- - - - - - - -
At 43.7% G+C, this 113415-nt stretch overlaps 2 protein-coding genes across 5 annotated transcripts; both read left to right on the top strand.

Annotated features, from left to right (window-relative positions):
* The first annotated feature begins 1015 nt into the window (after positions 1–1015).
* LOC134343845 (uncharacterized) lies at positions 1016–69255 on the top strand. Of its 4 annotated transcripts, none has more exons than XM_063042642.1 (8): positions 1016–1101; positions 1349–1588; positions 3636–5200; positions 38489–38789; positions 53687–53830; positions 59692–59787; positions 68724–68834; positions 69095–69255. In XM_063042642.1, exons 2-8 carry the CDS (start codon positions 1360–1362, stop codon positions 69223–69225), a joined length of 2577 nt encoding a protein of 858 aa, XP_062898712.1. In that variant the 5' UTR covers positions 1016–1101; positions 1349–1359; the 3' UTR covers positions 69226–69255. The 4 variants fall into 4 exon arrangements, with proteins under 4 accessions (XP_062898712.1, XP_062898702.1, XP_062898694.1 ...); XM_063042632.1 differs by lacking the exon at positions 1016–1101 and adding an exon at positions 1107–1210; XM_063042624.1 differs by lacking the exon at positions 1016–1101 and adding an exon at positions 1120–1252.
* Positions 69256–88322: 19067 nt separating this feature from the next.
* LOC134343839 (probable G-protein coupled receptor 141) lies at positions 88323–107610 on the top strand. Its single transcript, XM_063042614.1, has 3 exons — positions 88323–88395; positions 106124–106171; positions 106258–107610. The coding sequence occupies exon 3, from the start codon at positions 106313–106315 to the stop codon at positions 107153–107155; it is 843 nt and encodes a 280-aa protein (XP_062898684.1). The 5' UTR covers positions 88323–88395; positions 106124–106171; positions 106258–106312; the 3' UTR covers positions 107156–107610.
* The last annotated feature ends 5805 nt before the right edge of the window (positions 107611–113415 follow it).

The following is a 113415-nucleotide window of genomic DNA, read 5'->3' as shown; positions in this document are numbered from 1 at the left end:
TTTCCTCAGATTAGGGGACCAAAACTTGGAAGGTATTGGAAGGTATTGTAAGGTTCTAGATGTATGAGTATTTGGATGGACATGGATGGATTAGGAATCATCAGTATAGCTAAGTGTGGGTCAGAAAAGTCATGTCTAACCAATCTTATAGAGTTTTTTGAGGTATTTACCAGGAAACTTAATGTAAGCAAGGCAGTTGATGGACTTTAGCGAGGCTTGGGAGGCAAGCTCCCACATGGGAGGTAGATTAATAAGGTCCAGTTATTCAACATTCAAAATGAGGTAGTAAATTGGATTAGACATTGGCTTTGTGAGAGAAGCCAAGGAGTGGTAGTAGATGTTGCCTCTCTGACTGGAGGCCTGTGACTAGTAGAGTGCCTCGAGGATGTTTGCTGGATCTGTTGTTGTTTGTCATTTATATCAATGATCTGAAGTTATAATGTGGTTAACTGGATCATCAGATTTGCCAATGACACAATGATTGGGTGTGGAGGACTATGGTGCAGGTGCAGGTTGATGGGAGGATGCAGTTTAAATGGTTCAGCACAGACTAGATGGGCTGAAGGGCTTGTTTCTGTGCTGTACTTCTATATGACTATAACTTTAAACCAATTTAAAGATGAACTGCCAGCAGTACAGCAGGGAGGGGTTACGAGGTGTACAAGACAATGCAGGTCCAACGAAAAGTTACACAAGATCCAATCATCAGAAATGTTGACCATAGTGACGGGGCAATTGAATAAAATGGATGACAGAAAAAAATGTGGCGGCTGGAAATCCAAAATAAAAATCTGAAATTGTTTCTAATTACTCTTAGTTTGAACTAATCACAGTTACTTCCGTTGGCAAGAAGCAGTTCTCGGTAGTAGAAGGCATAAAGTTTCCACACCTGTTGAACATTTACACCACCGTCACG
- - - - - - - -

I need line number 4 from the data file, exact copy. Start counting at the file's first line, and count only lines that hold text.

* LOC134343845 (uncharacterized) lies at positions 1016–69255 on the top strand. Of its 4 annotated transcripts, none has more exons than XM_063042642.1 (8): positions 1016–1101; positions 1349–1588; positions 3636–5200; positions 38489–38789; positions 53687–53830; positions 59692–59787; positions 68724–68834; positions 69095–69255. In XM_063042642.1, exons 2-8 carry the CDS (start codon positions 1360–1362, stop codon positions 69223–69225), a joined length of 2577 nt encoding a protein of 858 aa, XP_062898712.1. In that variant the 5' UTR covers positions 1016–1101; positions 1349–1359; the 3' UTR covers positions 69226–69255. The 4 variants fall into 4 exon arrangements, with proteins under 4 accessions (XP_062898712.1, XP_062898702.1, XP_062898694.1 ...); XM_063042632.1 differs by lacking the exon at positions 1016–1101 and adding an exon at positions 1107–1210; XM_063042624.1 differs by lacking the exon at positions 1016–1101 and adding an exon at positions 1120–1252.